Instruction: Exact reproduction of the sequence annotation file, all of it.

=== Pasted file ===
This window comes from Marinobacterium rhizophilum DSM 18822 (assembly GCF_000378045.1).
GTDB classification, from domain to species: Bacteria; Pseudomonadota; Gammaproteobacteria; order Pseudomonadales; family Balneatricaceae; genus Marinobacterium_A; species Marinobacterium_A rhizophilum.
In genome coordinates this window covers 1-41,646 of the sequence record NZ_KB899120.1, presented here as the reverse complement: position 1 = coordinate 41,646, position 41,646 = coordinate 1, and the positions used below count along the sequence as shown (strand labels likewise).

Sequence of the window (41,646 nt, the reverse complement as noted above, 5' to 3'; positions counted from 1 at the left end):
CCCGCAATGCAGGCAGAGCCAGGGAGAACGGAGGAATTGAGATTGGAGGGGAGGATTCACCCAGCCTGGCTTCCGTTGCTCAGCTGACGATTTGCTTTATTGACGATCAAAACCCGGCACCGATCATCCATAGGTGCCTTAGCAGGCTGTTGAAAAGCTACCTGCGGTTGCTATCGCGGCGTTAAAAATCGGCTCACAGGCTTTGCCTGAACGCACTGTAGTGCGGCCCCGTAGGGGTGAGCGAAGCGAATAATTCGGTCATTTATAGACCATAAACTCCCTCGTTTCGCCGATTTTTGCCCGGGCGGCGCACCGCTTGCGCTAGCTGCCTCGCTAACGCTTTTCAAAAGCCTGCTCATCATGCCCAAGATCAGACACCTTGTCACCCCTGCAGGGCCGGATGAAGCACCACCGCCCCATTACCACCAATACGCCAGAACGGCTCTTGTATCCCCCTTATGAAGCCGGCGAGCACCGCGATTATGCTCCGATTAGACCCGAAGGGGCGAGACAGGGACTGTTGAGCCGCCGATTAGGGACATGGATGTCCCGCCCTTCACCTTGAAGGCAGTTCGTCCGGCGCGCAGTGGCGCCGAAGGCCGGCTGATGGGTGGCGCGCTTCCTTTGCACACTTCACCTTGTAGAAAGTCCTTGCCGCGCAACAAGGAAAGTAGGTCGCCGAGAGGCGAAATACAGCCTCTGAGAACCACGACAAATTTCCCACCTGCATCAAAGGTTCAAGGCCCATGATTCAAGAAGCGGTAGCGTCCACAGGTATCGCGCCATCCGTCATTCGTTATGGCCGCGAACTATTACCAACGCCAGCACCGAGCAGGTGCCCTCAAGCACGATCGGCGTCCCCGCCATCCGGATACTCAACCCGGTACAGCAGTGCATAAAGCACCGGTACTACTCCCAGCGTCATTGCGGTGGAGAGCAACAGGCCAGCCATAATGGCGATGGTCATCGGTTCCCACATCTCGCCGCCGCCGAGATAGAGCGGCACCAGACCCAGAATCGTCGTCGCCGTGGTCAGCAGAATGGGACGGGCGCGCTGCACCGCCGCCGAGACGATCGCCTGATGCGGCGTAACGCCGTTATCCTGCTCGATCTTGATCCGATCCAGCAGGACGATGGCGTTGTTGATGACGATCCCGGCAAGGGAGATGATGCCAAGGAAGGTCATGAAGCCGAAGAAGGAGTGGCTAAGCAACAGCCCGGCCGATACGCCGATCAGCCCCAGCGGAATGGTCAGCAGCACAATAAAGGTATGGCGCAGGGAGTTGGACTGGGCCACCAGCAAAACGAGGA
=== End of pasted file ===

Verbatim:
This window comes from Marinobacterium rhizophilum DSM 18822 (assembly GCF_000378045.1).
GTDB classification, from domain to species: Bacteria; Pseudomonadota; Gammaproteobacteria; order Pseudomonadales; family Balneatricaceae; genus Marinobacterium_A; species Marinobacterium_A rhizophilum.
In genome coordinates this window covers 1-41,646 of the sequence record NZ_KB899120.1, presented here as the reverse complement: position 1 = coordinate 41,646, position 41,646 = coordinate 1, and the positions used below count along the sequence as shown (strand labels likewise).

Sequence of the window (41,646 nt, the reverse complement as noted above, 5' to 3'; positions counted from 1 at the left end):
CCCGCAATGCAGGCAGAGCCAGGGAGAACGGAGGAATTGAGATTGGAGGGGAGGATTCACCCAGCCTGGCTTCCGTTGCTCAGCTGACGATTTGCTTTATTGACGATCAAAACCCGGCACCGATCATCCATAGGTGCCTTAGCAGGCTGTTGAAAAGCTACCTGCGGTTGCTATCGCGGCGTTAAAAATCGGCTCACAGGCTTTGCCTGAACGCACTGTAGTGCGGCCCCGTAGGGGTGAGCGAAGCGAATAATTCGGTCATTTATAGACCATAAACTCCCTCGTTTCGCCGATTTTTGCCCGGGCGGCGCACCGCTTGCGCTAGCTGCCTCGCTAACGCTTTTCAAAAGCCTGCTCATCATGCCCAAGATCAGACACCTTGTCACCCCTGCAGGGCCGGATGAAGCACCACCGCCCCATTACCACCAATACGCCAGAACGGCTCTTGTATCCCCCTTATGAAGCCGGCGAGCACCGCGATTATGCTCCGATTAGACCCGAAGGGGCGAGACAGGGACTGTTGAGCCGCCGATTAGGGACATGGATGTCCCGCCCTTCACCTTGAAGGCAGTTCGTCCGGCGCGCAGTGGCGCCGAAGGCCGGCTGATGGGTGGCGCGCTTCCTTTGCACACTTCACCTTGTAGAAAGTCCTTGCCGCGCAACAAGGAAAGTAGGTCGCCGAGAGGCGAAATACAGCCTCTGAGAACCACGACAAATTTCCCACCTGCATCAAAGGTTCAAGGCCCATGATTCAAGAAGCGGTAGCGTCCACAGGTATCGCGCCATCCGTCATTCGTTATGGCCGCGAACTATTACCAACGCCAGCACCGAGCAGGTGCCCTCAAGCACGATCGGCGTCCCCGCCATCCGGATACTCAACCCGGTACAGCAGTGCATAAAGCACCGGTACTACTCCCAGCGTCATTGCGGTGGAGAGCAACAGGCCAGCCATAATGGCGATGGTCATCGGTTCCCACATCTCGCCGCCGCCGAGATAGAGCGGCACCAGACCCAGAATCGTCGTCGCCGTGGTCAGCAGAATGGGACGGGCGCGCTGCACCGCCGCCGAGACGATCGCCTGATGCGGCGTAACGCCGTTATCCTGCTCGATCTTGATCCGATCCAGCAGGACGATGGCGTTGTTGATGACGATCCCGGCAAGGGAGATGATGCCAAGGAAGGTCATGAAGCCGAAGAAGGAGTGGCTAAGCAACAGCCCGGCCGATACGCCGATCAGCCCCAGCGGAATGGTCAGCAGCACAATAAAGGTATGGCGCAGGGAGTTGGACTGGGCCACCAGCAAAACGAGGA